My child has autism too, when she goes off she sometimes attacks me full on. Unfortunately not being an octopus, I wouldn’t be able to juggle a few gift cards at the same time as protecting those around me, my daughter and myself.

MamaOfTwos Sat 11-Nov-17 11:11:30

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redexpat Sat 11-Nov-17 11:11:40

Well having worked in retail theres lots of people who make mess in the shop, and the majority are not children and certainly not ones with disabilities. Clearing up mess left by shoppers is part of the job so thats why they have to do it.

redexpat Sat 11-Nov-17 11:14:11

it's not a free pass for children to behave appallingly and not have consequences.

Children with the disabilities you name cannot necessarily control their behaviour. If it was that easy or simple then they wouldnt be called disabilities.

Booboobooboo84 Sat 11-Nov-17 11:14:55

I think your aren’t being unreasonable to have expected a response by now.

You made the best choice for you and your child to remove them from the situation.

Was your other child old enough and trustworthy enough to stay and tidy up. If not then there was nothing else you could do.

The security guard was wrong to be rude. But on the one hand I’m not sure they were unreasonable to ban you, as a business they have to protect their stock. But on the other hand I’m appalled that no member of staff stepped in to help you tidy up and say it was fine and to just take care of your daughter.

Awwlookatmybabyspider Sat 11-Nov-17 11:15:55

Go to the local press and make a show of the disablist fuckers. Big brave security guard. If you'd have been a six foot tall 6foot wide body builder shop lifting. He'd have conveniently "not noticed".

Oh and don't bother going back in there, when they humbly back down. They don't deserve your custom.

Dancingfairy Sat 11-Nov-17 11:16:03

I asked her to pick them up when she first done it she refused. Which is when I asked my son to help her incase you can't read. What set her off is irrelevant as anything sets her off. I'm asking if as a large chain store I should have received a response to a complaint by now.

MsGameandWatching Sat 11-Nov-17 11:16:50

mama if a blind person or a person with limited ability to move physically knocked over a few gift cards would you expect them to pick them up so that the able bodied retail staff didn’t have to?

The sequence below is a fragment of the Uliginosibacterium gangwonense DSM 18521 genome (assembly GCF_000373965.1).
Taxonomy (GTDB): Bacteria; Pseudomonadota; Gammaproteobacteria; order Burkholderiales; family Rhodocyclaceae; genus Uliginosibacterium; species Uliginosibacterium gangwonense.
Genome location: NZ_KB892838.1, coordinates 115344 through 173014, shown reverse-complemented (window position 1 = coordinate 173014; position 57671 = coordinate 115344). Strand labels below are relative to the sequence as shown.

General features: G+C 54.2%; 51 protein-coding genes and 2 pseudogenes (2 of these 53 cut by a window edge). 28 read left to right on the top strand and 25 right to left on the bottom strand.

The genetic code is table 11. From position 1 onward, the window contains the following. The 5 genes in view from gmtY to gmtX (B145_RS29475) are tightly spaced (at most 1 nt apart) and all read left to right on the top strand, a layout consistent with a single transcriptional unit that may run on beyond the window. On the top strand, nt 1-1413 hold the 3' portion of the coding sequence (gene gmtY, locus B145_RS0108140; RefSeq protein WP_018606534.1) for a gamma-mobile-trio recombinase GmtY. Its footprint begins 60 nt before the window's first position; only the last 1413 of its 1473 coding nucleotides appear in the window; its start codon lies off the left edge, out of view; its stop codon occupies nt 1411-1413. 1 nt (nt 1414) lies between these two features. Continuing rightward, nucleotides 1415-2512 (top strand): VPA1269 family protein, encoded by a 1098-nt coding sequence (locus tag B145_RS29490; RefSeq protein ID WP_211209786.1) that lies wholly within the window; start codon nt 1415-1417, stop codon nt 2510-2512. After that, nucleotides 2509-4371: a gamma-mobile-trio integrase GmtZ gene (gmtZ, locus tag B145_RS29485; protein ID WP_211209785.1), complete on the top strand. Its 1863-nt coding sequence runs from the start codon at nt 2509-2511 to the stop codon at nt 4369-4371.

mamahanji Sat 11-Nov-17 11:17:46

This is brilliant. There’s always one eejit that asks ‘why wasn’t the child with asd and having a meltdown MADE to pick up the mess’

You don’t ‘appreciate’ anything mamaoftwo. A child with asd is not the same as a child who is misbehaving. This is a child having a sensory meltdown, not the same as little Timmy exploring boundaries and asserting independence.

I’m sure you’re one of the people that believe these are just token diagnosis’ to explain lax parenting and sugared up children.

Dancingfairy Sat 11-Nov-17 11:17:53

My other child is 5 and younger than dd.

unknownuser22 Sat 11-Nov-17 11:18:47

I would out them on social media!
You’ve been polite and gone through the right channels! Can you try head office ?
Being banned is just a kick in the teeth and going backwards in awareness.
I think it’s an appalling attitude to have.
Good luck op I hope you get it resolved!

ArbitraryName Sat 11-Nov-17 11:19:58

I don’t think the equalities act would agree that it’s reasonble to ban a child with ASD or their family on the basis of behaviours caused by their disability.

VodkaRevelation Sat 11-Nov-17 11:20:14

mamaof2s, have some empathy.

You did the best you could in a difficult situation, OP. Your priority has to be your DD. The shop are being unreasonable and showing a massive lack of understanding.

It's really disappoining that a member of staff or the public couldn't just have spotted you needed help and offered.

weebarra Sat 11-Nov-17 11:21:03

These conditions are called disabilities for a reason. It’s like asking a wheelchair user to get up and walk for a bit.